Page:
Quaternary ammonium compounds (QACs) are ionic compounds having a quaternary ammonium nitrogen, four alkyl or aryl groups connected to this nitrogen, and an anionic ion such as chloride or bromide.
Fig 1. General formula of QAC
X is usually a halide but sometimes an acid radical ion. R1, R2, R3, and R4 may be a variety of alkyl or aryl groups.
QACs can be used as disinfectants, surfactants, fabric softeners, and as antistatic agents, etc. While the most common application of QACs is in sterilization and disinfection field.
The first synthesis and recognition of their antimicrobial activity occurred almost 100 years ago, but it was not until after World War II that QACs came into widespread use. Table 1 shows the evolution of QACs as disinfectants.
|1st||Benzalkonium, alkyl chains, C12 to C18|
|2nd||Aromatic rings with hydrogen and chlorine, methyl and ethyl groups|
|3rd (1955)||Dual QACs; mixture of alkyl dimethyl benzyl ammonium chloride (lower toxicity)|
|4th||Dialkylmethyl aminos with twin chains|
|5th||Synergistic combinations of dual QACs|
|7th||Bis-QACs with polymeric QACs|
Table 1. Evolution of quaternary ammonium disinfectants
The most common use of QACs is in sterilization and disinfection field, so a clear understanding of the mechanism of sterilization and disinfection is helpful for us to understand them better. The sterilization and disinfection mechanism of QAC is detailed introduced as follow.
As one of the leading causes of death worldwide, outbreaks of infectious diseases triggered by bacteria, viruses and fungi lead to over one-fourth of global deaths annually. Thus, there is an urgent demand for exploring more efficient, broad-spectrum and long-lasting antimicrobial agents. Because of excellent antibacterial activities, QACs are widely used by all kinds of industries for their recognized activity against fungi, bacteria, viruses and parasites.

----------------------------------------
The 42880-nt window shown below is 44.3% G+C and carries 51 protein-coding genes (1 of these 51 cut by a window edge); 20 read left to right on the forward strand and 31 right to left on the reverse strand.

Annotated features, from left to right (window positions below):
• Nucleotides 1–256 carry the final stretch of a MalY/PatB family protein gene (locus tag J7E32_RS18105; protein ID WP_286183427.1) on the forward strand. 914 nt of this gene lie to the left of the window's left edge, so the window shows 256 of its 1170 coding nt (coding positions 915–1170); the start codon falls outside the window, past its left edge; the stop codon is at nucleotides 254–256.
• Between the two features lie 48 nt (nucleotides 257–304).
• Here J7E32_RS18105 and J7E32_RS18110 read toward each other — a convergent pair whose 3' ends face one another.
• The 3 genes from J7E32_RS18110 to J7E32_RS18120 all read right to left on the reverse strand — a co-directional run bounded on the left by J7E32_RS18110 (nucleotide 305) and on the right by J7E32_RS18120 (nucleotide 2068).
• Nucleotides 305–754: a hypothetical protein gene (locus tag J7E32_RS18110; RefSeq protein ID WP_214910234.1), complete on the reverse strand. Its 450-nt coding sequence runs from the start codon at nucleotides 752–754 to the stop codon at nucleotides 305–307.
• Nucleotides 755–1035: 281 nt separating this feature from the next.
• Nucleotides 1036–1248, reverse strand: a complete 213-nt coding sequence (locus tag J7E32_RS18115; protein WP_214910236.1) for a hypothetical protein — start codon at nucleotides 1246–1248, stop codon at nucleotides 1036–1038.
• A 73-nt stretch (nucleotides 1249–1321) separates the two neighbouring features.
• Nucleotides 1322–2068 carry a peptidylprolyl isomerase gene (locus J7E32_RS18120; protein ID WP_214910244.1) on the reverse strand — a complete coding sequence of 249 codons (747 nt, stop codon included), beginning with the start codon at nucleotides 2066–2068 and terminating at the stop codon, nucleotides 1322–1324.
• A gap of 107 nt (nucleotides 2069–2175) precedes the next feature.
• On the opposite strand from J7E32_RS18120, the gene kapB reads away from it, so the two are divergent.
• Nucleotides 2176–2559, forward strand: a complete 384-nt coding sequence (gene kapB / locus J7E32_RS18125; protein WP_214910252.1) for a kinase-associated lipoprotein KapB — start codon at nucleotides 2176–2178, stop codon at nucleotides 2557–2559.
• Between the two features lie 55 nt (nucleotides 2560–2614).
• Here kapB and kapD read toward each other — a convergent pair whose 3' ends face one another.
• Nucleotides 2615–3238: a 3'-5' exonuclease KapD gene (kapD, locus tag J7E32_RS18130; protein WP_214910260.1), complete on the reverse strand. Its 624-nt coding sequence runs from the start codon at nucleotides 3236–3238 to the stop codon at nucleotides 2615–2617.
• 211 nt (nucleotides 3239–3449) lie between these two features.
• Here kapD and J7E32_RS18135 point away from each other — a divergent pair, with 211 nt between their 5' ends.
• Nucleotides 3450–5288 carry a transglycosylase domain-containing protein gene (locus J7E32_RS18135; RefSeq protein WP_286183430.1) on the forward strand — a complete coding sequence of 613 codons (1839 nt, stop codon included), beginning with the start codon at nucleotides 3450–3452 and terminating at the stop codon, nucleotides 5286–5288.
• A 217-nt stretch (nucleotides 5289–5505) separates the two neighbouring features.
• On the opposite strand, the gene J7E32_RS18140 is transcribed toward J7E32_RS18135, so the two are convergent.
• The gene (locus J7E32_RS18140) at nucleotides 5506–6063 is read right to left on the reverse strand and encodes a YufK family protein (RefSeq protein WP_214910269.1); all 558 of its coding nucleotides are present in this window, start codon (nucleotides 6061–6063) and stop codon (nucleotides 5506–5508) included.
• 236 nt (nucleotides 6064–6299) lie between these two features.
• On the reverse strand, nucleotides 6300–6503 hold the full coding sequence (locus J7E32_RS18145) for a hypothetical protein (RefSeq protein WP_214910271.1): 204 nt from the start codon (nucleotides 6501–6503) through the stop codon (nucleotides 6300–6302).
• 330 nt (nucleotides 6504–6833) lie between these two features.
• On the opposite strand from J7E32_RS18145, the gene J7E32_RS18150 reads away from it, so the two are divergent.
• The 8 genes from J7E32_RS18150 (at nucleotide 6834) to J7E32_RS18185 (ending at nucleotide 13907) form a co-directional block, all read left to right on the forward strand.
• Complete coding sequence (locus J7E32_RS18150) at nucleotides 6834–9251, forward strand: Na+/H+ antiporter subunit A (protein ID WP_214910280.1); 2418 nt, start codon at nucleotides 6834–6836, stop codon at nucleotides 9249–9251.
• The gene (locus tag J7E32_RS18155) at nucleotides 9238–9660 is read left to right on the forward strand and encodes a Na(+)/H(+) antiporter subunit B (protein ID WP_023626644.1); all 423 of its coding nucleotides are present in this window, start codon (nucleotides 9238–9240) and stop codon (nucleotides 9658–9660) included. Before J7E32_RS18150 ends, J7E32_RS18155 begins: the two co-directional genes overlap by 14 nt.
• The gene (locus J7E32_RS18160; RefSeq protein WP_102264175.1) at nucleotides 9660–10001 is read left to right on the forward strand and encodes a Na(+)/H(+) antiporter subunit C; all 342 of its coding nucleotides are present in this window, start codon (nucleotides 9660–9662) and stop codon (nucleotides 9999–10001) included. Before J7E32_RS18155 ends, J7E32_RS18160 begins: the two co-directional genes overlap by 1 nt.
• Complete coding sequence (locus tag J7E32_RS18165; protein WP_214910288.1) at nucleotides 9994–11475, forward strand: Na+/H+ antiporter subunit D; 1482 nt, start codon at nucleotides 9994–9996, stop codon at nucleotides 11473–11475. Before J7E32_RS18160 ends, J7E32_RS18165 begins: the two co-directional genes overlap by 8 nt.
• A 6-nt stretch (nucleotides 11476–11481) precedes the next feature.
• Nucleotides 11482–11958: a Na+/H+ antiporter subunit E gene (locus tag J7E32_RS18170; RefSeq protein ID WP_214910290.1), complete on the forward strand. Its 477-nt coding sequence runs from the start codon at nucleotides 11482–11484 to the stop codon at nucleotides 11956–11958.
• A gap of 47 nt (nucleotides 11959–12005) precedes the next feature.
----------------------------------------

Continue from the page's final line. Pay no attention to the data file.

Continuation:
Fig 2. Application in manufacturing antimicrobial textiles antimicrobial agents
QACs, particularly those containing 12–18 carbon atoms chains, have been widely used as antimicrobial agents in manufacturing antimicrobial textiles.
McDonnell proposed the following series of events involved in the action of QACs against microorganisms: (i) QAC adsorption to and penetration of the cell wall; (ii) reaction with the cytoplasmic membrane (lipid or protein), followed by membrane disorganization; (iii) leakage of intracellular lower-weight material; (iv) degradation of proteins and nucleic acids; and (v) cell wall lysis caused by autolytic enzymes.
During inactivation of bacteria, quaternary ammonium groups remain intact and retain their antimicrobial ability as long as the compounds are attached to textiles. However, because of the slow release mechanism, the washing durability of treated fabrics is limited due to the amount of biocides incorporated. Moreover, QACs have a relatively lower antibacterial efficacy compared with other antibacterial compounds.
Fig 3. Sterilization and Disinfection Mechanisms of QAC
Hydrophobic groups on QAC tend to affect their antimicrobial functions. With stronger hydrophobicity, the more powerful antimicrobial functions the QAC has. Many QACs have surfactant functions. QACs are effective biocides when used in aqueous solutions and as liquid disinfectants. When QACs are chemically connected to fiber surfaces their functions can be impeded depending on how they are connected and the final structures of QACs on surfaces. Physically incorporated QACs in fibers can provide antimicrobial functions by gradually releasing them from fiber's surfaces during usage, which could provide the intended functions of the materials but may present a durability concern.
Alfa Chemistry has long-term devoted to the development and production of QACs. With years of experience, we are pleased to use our extensive experience and advanced platform to offer the most qualified products and the best service to satisfy each demand from our customers in QACs. The QACs and related products we can offer are as follow.